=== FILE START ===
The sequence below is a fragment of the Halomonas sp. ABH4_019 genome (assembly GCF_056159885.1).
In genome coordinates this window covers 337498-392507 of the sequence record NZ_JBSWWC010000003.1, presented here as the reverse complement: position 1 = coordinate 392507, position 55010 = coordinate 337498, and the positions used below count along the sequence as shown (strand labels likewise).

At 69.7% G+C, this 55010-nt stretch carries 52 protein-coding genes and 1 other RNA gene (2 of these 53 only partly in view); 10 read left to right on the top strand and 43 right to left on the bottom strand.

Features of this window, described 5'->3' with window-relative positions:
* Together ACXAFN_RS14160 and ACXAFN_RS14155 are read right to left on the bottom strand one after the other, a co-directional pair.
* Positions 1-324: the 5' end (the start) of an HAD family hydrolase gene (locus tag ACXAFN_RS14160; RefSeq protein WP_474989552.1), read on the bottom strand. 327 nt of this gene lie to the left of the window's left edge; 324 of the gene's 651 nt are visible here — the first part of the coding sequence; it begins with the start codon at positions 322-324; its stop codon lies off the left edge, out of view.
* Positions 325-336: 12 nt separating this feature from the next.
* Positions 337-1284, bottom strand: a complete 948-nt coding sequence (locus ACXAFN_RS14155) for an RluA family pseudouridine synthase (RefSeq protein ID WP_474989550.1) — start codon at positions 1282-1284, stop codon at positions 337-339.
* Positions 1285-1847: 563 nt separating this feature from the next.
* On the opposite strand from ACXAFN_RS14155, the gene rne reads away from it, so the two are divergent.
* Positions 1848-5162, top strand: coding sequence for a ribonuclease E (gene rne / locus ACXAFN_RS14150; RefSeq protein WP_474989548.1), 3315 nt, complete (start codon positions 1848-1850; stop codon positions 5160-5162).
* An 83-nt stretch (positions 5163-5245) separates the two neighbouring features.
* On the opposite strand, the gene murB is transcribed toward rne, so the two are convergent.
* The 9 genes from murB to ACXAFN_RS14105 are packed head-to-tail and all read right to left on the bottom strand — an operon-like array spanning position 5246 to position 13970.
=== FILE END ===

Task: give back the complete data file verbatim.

The sequence below is a fragment of the Halomonas sp. ABH4_019 genome (assembly GCF_056159885.1).
In genome coordinates this window covers 337498-392507 of the sequence record NZ_JBSWWC010000003.1, presented here as the reverse complement: position 1 = coordinate 392507, position 55010 = coordinate 337498, and the positions used below count along the sequence as shown (strand labels likewise).

At 69.7% G+C, this 55010-nt stretch carries 52 protein-coding genes and 1 other RNA gene (2 of these 53 only partly in view); 10 read left to right on the top strand and 43 right to left on the bottom strand.

Features of this window, described 5'->3' with window-relative positions:
* Together ACXAFN_RS14160 and ACXAFN_RS14155 are read right to left on the bottom strand one after the other, a co-directional pair.
* Positions 1-324: the 5' end (the start) of an HAD family hydrolase gene (locus tag ACXAFN_RS14160; RefSeq protein WP_474989552.1), read on the bottom strand. 327 nt of this gene lie to the left of the window's left edge; 324 of the gene's 651 nt are visible here — the first part of the coding sequence; it begins with the start codon at positions 322-324; its stop codon lies off the left edge, out of view.
* Positions 325-336: 12 nt separating this feature from the next.
* Positions 337-1284, bottom strand: a complete 948-nt coding sequence (locus ACXAFN_RS14155) for an RluA family pseudouridine synthase (RefSeq protein ID WP_474989550.1) — start codon at positions 1282-1284, stop codon at positions 337-339.
* Positions 1285-1847: 563 nt separating this feature from the next.
* On the opposite strand from ACXAFN_RS14155, the gene rne reads away from it, so the two are divergent.
* Positions 1848-5162, top strand: coding sequence for a ribonuclease E (gene rne / locus ACXAFN_RS14150; RefSeq protein WP_474989548.1), 3315 nt, complete (start codon positions 1848-1850; stop codon positions 5160-5162).
* An 83-nt stretch (positions 5163-5245) separates the two neighbouring features.
* On the opposite strand, the gene murB is transcribed toward rne, so the two are convergent.
* The 9 genes from murB to ACXAFN_RS14105 are packed head-to-tail and all read right to left on the bottom strand — an operon-like array spanning position 5246 to position 13970.